A worldwide perspective of the legislation and regulations governing sentinel plants

  • Anna Maria Vettraino
  • Alberto SantiniEmail author
  • Christo Nikolov
  • Jean-Claude Grégoire
  • Rumen Tomov
  • Andrei Orlinski
  • Tiit Maaten
  • Halldór Sverrisson
  • Bjørn Økland
  • René Eschen
Original Paper


Sentinel plants, plants in exporting countries that are inspected at regular intervals for signs and symptoms of invertebrate pests and microbial pathogens, are a promising tool for detecting and identifying harmful organisms of woody plants prior to their introduction into importing countries. Monitoring of sentinel plants reveals crucial information for pest risk analyses and the development of mitigation measures. The establishment of sentinel plants requires the import and plantation of non-native plants, which may be affected by the laws, regulations and administrative procedures in the individual countries. To evaluate the feasibility of sentinel plants as a global approach, this study aimed to summarise regulations and administrative procedures that affect the establishment of sentinel plants using non-native plants in countries worldwide. Information about national regulations of import and planting of non-native plant species was collected through a questionnaire survey, conducted among national representatives to the International Plant Protection Convention. Over 40 countries responded. The results show that legislations and regulations should not be major obstacles for a global use of the sentinel plants approach. However, the few existing experiences show that it can be complicated in practice. Here we describe the current state of art of the procedures that should be adopted to establish sentinel plants and we propose a strategy to circumvent the shortcomings resulting from the lack of a specific regulation.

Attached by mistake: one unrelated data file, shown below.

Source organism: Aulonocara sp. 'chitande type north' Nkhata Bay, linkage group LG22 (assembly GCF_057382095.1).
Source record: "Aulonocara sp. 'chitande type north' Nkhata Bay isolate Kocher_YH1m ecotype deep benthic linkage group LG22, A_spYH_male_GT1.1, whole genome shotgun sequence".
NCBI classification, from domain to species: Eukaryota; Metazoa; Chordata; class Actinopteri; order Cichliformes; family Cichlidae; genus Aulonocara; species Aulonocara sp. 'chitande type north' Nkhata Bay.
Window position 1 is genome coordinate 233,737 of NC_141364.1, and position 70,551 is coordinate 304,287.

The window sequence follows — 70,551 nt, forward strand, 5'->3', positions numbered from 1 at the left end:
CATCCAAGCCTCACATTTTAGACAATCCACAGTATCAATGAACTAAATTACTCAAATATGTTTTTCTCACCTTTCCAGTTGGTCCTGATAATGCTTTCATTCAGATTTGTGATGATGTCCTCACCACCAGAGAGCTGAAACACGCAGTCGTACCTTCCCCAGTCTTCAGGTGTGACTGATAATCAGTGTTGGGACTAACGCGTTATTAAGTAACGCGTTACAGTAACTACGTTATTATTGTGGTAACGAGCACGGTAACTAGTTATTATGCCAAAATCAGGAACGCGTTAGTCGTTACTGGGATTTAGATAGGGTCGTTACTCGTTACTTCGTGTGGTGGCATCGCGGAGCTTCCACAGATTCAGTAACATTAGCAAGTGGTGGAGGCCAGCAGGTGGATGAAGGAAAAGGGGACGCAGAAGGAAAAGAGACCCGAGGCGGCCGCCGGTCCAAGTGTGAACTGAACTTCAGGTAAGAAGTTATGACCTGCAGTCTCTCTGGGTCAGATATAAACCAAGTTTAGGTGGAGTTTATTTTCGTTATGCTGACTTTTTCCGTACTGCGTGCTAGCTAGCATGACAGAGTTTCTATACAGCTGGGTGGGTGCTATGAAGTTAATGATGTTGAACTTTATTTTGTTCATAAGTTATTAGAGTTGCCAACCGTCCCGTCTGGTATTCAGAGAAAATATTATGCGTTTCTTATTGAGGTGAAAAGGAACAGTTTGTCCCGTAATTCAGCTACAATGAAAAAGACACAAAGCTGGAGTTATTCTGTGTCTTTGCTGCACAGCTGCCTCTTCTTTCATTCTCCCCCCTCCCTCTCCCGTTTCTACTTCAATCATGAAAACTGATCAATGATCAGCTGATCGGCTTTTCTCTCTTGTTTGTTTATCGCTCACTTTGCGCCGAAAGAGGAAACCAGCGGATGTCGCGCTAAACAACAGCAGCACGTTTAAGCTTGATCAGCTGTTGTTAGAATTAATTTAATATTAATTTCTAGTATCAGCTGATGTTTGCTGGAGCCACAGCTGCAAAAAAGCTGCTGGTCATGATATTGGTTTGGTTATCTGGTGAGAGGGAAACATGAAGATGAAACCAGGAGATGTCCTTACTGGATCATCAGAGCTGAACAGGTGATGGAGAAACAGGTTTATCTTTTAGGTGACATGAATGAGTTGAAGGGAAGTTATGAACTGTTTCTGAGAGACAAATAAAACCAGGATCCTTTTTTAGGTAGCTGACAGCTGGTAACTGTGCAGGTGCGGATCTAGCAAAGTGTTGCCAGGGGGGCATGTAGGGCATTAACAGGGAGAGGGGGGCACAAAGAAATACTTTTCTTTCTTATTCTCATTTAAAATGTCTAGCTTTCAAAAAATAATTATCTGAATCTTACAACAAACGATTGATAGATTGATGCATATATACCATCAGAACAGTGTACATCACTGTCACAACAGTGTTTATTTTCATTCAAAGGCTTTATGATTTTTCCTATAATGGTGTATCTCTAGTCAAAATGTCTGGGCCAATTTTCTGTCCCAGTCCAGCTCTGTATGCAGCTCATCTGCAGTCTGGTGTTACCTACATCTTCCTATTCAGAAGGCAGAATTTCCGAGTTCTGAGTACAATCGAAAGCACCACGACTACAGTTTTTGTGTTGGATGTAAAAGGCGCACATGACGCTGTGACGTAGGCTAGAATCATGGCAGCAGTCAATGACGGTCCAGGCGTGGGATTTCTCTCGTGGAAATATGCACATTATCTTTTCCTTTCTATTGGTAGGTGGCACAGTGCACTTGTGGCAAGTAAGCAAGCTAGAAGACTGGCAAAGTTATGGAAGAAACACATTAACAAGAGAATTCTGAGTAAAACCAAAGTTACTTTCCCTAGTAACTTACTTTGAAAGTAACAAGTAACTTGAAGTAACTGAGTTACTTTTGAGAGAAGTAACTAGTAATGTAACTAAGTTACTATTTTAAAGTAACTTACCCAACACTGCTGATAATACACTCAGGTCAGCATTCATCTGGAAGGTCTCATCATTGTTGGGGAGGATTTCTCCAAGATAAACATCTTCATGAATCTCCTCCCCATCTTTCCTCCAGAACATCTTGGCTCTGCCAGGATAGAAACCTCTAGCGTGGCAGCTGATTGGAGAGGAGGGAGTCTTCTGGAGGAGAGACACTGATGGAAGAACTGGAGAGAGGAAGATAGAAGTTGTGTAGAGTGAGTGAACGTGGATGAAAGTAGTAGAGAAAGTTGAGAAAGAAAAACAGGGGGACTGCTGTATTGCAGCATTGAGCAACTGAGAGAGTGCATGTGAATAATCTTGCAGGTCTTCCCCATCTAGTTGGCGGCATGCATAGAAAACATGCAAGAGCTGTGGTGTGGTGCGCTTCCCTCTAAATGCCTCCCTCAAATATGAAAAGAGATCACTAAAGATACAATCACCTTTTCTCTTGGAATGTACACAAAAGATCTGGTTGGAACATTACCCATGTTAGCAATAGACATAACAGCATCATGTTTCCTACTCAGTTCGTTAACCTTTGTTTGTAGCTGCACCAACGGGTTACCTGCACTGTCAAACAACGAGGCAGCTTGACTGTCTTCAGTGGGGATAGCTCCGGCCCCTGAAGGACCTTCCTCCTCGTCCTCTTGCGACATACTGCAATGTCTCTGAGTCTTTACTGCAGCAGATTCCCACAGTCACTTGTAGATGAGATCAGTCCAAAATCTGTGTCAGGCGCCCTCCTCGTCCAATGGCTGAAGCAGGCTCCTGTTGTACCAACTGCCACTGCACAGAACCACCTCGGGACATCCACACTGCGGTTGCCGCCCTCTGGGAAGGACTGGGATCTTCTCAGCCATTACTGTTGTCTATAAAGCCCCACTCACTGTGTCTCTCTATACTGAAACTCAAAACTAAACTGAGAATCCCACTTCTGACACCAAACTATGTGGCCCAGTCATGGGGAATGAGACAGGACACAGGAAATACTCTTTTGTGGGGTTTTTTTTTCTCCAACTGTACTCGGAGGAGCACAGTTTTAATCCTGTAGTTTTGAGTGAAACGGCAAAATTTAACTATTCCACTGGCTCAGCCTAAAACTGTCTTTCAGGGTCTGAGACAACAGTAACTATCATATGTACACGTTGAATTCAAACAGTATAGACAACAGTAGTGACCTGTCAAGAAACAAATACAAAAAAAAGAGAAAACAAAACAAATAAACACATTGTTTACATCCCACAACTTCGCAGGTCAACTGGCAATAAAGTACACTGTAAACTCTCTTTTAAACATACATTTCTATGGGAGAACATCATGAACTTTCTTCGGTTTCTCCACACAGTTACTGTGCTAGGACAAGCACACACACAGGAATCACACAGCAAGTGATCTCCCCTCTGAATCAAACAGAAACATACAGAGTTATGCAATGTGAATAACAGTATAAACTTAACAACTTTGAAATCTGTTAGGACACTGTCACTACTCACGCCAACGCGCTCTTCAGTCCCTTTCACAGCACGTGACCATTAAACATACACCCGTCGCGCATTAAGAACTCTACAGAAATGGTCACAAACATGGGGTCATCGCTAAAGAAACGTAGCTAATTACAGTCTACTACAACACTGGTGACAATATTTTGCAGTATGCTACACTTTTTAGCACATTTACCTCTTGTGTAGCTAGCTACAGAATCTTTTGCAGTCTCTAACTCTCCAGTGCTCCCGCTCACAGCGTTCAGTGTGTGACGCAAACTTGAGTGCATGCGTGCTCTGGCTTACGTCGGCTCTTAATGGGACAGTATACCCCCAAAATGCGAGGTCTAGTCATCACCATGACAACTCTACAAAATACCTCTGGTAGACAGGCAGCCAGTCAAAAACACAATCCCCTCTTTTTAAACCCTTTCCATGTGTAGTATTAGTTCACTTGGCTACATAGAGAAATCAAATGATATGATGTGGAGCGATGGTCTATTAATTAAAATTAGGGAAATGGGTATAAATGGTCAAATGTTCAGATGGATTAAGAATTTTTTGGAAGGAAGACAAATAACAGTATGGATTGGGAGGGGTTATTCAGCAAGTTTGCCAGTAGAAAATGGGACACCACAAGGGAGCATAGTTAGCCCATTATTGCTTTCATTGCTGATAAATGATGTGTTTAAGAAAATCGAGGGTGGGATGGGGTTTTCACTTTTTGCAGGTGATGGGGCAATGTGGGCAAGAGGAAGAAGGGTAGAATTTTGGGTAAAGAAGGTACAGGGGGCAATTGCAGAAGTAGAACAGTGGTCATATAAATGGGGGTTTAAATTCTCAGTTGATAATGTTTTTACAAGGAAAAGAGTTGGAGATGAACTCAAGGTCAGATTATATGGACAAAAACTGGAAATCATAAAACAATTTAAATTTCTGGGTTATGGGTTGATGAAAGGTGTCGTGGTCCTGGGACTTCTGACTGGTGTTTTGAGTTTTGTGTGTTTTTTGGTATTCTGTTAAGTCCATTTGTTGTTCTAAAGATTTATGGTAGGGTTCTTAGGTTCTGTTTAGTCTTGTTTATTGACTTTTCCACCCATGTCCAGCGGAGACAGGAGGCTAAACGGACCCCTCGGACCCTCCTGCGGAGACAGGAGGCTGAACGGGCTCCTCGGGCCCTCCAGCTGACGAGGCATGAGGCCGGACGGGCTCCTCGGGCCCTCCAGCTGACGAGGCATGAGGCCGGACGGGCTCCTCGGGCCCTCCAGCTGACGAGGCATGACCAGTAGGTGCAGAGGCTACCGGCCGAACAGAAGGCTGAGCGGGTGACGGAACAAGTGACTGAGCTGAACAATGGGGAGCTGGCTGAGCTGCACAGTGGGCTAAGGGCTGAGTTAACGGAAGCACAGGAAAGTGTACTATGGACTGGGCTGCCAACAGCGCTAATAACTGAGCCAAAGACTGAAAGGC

Sentinel plants Import Plantations Alien tree species National regulations 



This work was financially supported by COST Action Global Warning (FP1401). RE’s contribution was also supported by CABI with core financial support from its member countries (see for details).

Supplementary material

10530_2019_2098_MOESM1_ESM.docx (34 kb)
Supplementary material 1 (DOCX 34 kb)


  1. Adua M (1999) The sweet chestnut throughout history from the Miocene to the Third Millennium. Acta Hortic 494:29–36. CrossRefGoogle Scholar
  2. Almeida RPP, Nunney L (2015) How do plant diseases caused by Xylella fastidiosa emerge? Plant Dis 99:1457–1467. CrossRefPubMedGoogle Scholar
  3. Anagnostakis SL (1987) Chestnut blight: the classical problem of an introduced pathogen. Mycologia 79:23–27. CrossRefGoogle Scholar
  4. Anonymous (1992) Council Directive 92/43/EEC of 21 May 1992 on the conservation of natural habitats and of wild fauna and floraGoogle Scholar
  5. Anonymous (1997) Council Regulation of 9 December 1996 on the protection of species of wild fauna and flora by regulating trade thereinGoogle Scholar
  6. Anonymous (1999) Council Directive 1999/105/CE of of 22 December 1999 on the marketing of forest reproductive materialGoogle Scholar